Energy 13 December, 2021 12:00 pm   

Alexander Lukashenko is threatening Europe, but is there anything to fear?


In the past few weeks Alexander Lukashenko has threatened a number of times to stop the transit of energy sources transported from Russia to Europe via Belarus. To what degree are Lukashenko’s threats real, and to what is he trying to ignite tension on the European energy market? – asks Mariusz Marszałkowski, editor at

The more difficult the situation Lukashenka finds himself in gets, the harsher his rhetoric becomes. We have already heard about the threats to bring armed Kurds in the Donbass and about the stream of people coming from Afghanistan. Recently, energy issues have joined the party. The first time this happened was on the eve of the Polish Independence Day. “We are heating Europe, and they still threaten us that they will close the border. What if we cut off the gas? So, I would advise the leadership of Poland, Lithuanians and other madmen to think first before they say something,” he threatened. The second time he’s done it, was during a television interview given to a Kremlin propagandist Dmitry Kiselyov who asked him whether his threats to close the transfer of energy resources were serious. “If the Poles, or some others are trying to strangle me, do you think I will look at some contracts? If the Poles want to close their borders, let them close. We do not have many interests in the EU. We focus on trade with Russia, China and the rest of the Far East. But now what about the goods going west through our territory?,” Lukashenka replied in his own style.

When listening to Lukashenko’s threats, one should always look at their broader context and purpose. Apart from paying attention to what Lukashenko is saying, it is also pertinent to monitor the reaction of the main interested party – Moscow.

Two important pipelines for Russians that carry fuels run cross Belarus. The first one is the Druzhba oil pipeline, which transports oil to Poland and Germany, as well as the southern branch to Ukraine, the Czech Republic, Hungary. The second major route is the Yamal-Europe pipeline, which supplies Poland and Germany with gas from Russia.

What does Lukashenko want to shut down?

The most important question from the perspective of Belarusians is: what exactly does Lukashenko want to close? The matter is complicated, because both financial and ownership factors are at play here. The Belarusian section of the oil pipeline is managed by the state-owned company Gomel Transnieft Drużba. This company fully belongs to the treasury of the state of Belarus. So, in this case, it is possible to theoretically stop oil transmission to the West, either openly and intentionally, or under a guise, or a pretext, such as, e.g. a renovation. But would Lukashenko really decide to shut down the oil transit? This is unlikely for several reasons.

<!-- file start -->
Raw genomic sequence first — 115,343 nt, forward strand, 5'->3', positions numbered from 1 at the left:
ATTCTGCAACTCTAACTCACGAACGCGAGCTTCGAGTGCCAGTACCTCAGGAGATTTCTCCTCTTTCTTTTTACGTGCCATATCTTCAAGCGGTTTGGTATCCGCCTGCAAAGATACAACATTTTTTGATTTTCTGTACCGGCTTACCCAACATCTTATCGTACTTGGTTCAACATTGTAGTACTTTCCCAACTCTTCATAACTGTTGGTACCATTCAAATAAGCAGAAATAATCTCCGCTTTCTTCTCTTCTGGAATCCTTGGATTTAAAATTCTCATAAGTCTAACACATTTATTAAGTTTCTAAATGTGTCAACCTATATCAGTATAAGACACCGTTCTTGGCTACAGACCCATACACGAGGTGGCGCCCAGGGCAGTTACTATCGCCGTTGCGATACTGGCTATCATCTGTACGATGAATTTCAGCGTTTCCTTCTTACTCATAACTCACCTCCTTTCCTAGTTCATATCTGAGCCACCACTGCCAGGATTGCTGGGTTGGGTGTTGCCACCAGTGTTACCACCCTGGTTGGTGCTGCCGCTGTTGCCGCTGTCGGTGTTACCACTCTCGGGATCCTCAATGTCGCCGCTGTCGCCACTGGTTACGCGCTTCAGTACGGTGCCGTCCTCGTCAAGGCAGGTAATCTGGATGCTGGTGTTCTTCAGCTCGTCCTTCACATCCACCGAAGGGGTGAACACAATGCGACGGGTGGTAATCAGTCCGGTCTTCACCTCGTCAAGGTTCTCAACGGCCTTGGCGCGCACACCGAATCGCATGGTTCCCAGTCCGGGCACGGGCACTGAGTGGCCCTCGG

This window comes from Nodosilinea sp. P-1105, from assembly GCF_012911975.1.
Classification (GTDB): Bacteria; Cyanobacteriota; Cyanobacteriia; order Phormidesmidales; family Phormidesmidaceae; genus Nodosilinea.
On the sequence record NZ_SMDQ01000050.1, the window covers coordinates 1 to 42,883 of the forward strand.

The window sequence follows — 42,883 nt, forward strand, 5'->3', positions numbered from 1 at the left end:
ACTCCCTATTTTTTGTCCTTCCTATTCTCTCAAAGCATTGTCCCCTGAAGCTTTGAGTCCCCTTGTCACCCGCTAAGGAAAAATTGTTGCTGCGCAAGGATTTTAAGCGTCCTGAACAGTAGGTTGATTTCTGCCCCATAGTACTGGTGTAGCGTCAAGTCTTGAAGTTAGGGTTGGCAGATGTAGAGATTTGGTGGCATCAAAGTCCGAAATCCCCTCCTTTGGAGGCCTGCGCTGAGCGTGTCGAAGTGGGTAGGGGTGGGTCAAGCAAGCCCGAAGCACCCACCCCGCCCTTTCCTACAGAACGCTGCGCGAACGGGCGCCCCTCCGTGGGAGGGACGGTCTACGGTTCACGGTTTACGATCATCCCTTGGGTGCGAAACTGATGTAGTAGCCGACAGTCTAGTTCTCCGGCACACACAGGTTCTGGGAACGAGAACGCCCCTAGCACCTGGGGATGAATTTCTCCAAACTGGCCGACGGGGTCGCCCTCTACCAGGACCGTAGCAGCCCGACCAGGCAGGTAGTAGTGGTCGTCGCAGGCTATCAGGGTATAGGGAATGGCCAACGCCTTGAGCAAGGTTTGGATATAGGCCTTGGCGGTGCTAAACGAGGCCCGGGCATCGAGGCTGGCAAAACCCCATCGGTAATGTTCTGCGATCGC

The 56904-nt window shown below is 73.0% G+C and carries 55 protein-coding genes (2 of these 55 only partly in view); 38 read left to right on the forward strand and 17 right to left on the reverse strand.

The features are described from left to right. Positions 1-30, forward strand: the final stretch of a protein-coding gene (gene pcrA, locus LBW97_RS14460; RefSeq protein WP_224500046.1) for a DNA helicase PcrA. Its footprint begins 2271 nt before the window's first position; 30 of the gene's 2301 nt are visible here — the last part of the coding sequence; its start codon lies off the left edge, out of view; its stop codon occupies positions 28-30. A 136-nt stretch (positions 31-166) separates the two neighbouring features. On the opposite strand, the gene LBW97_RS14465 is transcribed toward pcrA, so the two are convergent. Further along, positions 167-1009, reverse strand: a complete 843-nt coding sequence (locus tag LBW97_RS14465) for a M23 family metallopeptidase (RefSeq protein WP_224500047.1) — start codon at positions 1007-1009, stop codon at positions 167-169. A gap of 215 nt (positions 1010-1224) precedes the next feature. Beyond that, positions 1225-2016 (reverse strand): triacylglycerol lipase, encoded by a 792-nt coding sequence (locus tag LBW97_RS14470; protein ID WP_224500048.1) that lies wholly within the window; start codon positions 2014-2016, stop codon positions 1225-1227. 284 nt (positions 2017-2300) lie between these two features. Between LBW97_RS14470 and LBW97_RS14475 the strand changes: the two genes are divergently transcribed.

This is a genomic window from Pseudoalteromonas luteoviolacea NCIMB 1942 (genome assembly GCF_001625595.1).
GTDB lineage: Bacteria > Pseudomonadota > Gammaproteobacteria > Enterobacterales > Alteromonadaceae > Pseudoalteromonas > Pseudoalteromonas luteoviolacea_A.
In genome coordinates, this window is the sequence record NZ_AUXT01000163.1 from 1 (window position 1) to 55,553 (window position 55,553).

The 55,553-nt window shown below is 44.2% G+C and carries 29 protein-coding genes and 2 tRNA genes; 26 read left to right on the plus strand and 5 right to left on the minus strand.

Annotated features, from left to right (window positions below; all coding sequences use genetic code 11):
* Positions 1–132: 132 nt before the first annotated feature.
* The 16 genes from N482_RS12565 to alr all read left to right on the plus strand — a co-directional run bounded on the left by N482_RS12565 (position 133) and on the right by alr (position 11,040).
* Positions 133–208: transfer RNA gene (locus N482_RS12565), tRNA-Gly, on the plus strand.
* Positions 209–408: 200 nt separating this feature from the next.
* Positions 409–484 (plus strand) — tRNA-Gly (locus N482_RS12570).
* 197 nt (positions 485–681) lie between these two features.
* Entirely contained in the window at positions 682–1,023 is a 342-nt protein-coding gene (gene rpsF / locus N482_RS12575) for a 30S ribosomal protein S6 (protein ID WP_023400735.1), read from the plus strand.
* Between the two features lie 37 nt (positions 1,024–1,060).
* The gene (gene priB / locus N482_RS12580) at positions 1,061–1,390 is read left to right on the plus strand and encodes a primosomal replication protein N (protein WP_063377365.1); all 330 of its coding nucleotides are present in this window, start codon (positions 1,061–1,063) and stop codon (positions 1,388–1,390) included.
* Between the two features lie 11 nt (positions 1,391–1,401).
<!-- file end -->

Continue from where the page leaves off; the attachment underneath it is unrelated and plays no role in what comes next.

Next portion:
The revenue from oil transit through Belarus is not substantial. Belarus earns about USD 250 million a year from transit fees. However, stopping transit to the West could affect the supply of oil to Belarusian refineries. These, in turn, add more than three billion dollars a year to the Belarusian budget. Theoretically, Russia is able to divert oil supplies through Belarus via, for example, the BTS pipeline, and further to the ports of Ust Luga or Primorsk on the Baltic coast, or Novorossiysk on the Black Sea coast.

Russia’s opposition to such a move may be the deciding factor, as 30 percent of its budget dependents on revenues from the sale of hydrocarbons, and about 80 percent of this figure comes from the sale of oil. The Russians or Soviets, even in times of the most intense disputes with the West, never blocked oil exports. For Moscow, this raw material is too important and precious to give up making money on it. Although Russia’s ability to diversify black gold sales outside of the Belarusian route have increased significantly in the last two decades, it still remains very important for Russian companies. The absence of Russian raw materials going through the territory of Belarus would not be a serious blow to the states that would become the object of such an “attack”. Just as the Russians have expanded their offshore oil export capacity, so has Poland, as it has consistently invested and continues to invest in the ability to import oil through the Gdańsk terminal, as well as the continuous expansion of storage capacity for crude oil and finished petroleum products. This system was tested in 2019, when for more than 40 days no oil came to Poland through the Druzhba oil pipeline. Most oil supplies to Poland (but also to two German refineries) was carried out using the Naftoport in Gdańsk. This situation has also probably made it clear that an oil disruption, even a prolonged one, will not bring anyone in this part of Europe to their knees.